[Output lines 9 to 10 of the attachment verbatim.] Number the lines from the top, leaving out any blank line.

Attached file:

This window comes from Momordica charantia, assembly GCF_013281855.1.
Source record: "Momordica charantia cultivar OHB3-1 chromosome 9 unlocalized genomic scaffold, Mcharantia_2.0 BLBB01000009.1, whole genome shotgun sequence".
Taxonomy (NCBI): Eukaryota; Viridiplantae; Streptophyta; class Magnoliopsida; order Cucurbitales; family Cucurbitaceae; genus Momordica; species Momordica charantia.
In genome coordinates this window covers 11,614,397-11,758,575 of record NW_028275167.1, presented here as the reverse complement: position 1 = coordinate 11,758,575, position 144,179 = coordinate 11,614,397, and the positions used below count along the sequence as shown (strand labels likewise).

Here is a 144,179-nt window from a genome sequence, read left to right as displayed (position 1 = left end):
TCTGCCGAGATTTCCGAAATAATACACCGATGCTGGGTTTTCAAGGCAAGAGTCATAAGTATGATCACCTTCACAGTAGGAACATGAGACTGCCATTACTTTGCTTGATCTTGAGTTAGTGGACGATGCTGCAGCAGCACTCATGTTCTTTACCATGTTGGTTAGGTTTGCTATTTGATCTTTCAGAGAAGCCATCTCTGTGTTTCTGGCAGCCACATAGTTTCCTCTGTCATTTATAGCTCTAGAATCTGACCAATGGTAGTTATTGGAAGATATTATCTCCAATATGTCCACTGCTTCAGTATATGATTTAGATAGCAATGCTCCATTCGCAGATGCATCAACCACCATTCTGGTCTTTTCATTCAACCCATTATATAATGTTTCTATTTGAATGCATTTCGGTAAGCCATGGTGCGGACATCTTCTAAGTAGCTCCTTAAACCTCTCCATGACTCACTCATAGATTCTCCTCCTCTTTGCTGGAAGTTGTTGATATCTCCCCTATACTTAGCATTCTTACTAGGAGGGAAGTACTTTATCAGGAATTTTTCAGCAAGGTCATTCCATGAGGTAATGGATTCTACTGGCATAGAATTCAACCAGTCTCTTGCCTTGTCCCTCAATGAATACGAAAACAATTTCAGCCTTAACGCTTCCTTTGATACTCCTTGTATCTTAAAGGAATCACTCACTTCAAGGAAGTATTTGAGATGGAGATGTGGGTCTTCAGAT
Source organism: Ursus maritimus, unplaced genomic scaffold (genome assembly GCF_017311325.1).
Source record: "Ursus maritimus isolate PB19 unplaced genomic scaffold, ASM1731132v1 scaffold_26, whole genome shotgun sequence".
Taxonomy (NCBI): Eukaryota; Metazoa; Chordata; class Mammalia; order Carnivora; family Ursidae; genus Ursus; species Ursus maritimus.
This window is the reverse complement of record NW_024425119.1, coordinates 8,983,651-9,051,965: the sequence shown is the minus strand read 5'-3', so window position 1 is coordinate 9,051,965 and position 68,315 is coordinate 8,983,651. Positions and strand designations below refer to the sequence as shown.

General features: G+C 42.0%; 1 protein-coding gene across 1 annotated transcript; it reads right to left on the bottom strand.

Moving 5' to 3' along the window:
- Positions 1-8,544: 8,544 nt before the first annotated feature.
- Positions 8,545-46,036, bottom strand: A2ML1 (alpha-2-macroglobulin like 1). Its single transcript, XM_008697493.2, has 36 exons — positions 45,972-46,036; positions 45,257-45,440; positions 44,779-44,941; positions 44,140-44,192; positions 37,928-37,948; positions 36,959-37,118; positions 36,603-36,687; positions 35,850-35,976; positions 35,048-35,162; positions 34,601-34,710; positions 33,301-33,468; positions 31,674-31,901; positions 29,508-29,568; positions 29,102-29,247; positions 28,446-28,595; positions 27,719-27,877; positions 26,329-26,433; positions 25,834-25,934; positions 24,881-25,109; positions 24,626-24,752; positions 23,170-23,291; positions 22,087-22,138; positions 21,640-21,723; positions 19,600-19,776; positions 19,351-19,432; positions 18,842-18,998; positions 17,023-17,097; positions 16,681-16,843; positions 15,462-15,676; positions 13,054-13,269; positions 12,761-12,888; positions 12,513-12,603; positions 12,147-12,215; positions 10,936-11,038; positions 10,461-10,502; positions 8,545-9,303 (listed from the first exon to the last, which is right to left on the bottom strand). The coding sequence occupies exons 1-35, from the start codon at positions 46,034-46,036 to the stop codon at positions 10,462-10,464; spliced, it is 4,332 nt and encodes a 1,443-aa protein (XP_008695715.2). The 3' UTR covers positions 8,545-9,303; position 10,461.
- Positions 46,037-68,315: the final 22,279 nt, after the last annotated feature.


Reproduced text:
Taxonomy (NCBI): Eukaryota; Metazoa; Chordata; class Mammalia; order Carnivora; family Ursidae; genus Ursus; species Ursus maritimus.
This window is the reverse complement of record NW_024425119.1, coordinates 8,983,651-9,051,965: the sequence shown is the minus strand read 5'-3', so window position 1 is coordinate 9,051,965 and position 68,315 is coordinate 8,983,651. Positions and strand designations below refer to the sequence as shown.